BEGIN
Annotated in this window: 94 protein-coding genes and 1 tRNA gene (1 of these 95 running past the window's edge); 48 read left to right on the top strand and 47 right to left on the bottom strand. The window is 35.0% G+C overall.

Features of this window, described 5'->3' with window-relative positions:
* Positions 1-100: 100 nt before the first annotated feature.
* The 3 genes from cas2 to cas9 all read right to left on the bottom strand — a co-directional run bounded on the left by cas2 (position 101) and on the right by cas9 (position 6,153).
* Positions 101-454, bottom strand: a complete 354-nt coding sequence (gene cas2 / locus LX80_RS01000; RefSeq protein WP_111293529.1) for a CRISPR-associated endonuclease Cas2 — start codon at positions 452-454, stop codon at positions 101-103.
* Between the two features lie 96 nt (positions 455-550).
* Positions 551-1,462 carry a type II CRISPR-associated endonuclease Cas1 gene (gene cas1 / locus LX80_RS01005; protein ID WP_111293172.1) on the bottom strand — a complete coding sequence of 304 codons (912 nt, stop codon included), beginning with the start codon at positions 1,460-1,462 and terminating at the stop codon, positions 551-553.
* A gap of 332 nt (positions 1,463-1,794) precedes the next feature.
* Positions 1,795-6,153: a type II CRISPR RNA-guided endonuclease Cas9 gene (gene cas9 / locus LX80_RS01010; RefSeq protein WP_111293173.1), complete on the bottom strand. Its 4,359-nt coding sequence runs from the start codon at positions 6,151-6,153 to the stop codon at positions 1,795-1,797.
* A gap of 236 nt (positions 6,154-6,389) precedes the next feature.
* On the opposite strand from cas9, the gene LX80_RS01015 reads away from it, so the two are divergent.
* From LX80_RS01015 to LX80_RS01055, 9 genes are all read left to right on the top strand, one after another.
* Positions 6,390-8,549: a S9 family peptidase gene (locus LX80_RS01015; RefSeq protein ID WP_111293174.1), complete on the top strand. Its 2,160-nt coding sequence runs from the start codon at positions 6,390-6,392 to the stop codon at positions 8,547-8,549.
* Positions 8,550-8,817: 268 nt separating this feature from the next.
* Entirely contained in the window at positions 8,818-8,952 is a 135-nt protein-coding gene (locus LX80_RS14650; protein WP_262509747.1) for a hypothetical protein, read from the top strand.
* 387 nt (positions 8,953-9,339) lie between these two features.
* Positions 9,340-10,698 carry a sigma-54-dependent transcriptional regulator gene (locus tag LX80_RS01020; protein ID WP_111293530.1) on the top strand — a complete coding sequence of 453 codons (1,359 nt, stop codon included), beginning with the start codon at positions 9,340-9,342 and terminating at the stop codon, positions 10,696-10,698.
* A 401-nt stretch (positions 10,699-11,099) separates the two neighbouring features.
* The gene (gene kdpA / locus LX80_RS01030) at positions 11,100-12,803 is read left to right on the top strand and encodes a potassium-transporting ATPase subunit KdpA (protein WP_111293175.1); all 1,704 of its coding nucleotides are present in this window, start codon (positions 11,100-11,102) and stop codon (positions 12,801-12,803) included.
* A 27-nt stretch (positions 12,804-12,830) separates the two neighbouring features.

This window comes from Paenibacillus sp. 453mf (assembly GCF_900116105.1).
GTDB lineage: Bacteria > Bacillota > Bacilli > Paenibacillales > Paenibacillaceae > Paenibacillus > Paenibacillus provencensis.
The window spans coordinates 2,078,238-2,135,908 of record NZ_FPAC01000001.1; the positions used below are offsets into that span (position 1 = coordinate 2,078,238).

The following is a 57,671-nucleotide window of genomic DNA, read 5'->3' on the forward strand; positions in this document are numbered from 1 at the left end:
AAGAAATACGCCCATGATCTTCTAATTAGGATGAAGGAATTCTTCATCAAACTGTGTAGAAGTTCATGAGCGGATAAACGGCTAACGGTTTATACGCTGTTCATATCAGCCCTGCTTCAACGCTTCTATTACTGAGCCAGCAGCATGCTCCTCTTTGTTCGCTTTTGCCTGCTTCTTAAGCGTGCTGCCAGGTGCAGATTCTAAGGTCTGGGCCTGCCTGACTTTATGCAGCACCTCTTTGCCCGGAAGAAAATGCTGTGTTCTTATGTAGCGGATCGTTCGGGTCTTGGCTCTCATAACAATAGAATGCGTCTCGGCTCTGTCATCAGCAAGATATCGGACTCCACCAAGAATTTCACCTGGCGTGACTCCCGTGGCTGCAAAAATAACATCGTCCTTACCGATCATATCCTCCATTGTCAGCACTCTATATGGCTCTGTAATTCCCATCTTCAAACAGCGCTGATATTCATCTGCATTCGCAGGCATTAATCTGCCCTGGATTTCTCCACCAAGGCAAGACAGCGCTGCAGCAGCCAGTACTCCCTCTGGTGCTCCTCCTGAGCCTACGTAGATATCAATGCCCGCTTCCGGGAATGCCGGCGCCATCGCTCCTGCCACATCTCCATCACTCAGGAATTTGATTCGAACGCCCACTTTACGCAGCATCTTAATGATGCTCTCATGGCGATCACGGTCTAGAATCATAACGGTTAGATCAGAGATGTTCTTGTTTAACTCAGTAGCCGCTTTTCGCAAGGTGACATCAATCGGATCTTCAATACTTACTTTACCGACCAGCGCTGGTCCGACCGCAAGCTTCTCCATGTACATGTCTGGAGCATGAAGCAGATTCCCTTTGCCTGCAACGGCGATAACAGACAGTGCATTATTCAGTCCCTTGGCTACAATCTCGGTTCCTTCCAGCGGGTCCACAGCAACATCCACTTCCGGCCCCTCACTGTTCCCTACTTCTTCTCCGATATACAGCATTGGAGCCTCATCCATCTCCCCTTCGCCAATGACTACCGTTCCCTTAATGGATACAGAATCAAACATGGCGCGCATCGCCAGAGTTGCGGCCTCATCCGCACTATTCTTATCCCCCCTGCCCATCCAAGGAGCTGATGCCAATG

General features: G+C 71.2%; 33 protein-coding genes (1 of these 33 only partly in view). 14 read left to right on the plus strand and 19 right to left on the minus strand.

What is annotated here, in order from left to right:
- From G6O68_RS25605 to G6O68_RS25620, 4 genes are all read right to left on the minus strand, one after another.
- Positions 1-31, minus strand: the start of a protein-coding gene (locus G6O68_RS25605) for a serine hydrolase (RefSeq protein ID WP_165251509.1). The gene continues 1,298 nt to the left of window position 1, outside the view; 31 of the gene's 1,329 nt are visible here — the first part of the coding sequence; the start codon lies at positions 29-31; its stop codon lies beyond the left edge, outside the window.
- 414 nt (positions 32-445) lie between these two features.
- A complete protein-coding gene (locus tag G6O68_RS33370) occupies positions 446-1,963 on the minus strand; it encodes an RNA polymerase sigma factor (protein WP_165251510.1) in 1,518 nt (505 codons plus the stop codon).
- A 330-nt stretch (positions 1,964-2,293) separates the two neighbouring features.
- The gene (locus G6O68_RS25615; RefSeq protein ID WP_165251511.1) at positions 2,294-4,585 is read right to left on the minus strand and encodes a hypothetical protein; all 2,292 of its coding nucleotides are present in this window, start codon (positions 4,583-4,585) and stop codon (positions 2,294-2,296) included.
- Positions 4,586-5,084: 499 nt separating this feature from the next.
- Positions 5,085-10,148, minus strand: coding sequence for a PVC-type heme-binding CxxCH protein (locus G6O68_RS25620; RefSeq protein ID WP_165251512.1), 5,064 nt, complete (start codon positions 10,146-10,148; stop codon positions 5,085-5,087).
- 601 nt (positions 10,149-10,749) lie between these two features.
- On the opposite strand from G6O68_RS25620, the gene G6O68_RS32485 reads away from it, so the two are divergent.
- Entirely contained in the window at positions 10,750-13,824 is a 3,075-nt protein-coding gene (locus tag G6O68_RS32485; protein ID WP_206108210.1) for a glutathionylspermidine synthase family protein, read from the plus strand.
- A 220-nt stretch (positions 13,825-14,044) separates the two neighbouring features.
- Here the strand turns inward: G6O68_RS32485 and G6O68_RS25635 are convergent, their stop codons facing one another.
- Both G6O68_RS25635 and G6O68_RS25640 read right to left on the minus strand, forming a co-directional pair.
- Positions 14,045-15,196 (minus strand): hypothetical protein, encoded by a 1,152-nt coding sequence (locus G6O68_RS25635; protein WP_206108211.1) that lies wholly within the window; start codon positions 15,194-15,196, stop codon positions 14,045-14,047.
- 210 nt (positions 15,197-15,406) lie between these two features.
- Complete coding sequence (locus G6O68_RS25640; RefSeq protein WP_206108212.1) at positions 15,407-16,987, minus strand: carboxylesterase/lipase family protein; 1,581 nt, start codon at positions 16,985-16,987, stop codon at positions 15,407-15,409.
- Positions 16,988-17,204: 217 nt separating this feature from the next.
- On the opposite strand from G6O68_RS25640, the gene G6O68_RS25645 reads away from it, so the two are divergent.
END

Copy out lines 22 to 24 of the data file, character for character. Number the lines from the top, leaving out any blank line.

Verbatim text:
GTDB lineage: Bacteria > Bacillota > Bacilli > Paenibacillales > Paenibacillaceae > Paenibacillus > Paenibacillus provencensis.
The window spans coordinates 2,078,238-2,135,908 of record NZ_FPAC01000001.1; the positions used below are offsets into that span (position 1 = coordinate 2,078,238).

The following is a 57,671-nucleotide window of genomic DNA, read 5'->3' on the forward strand; positions in this document are numbered from 1 at the left end: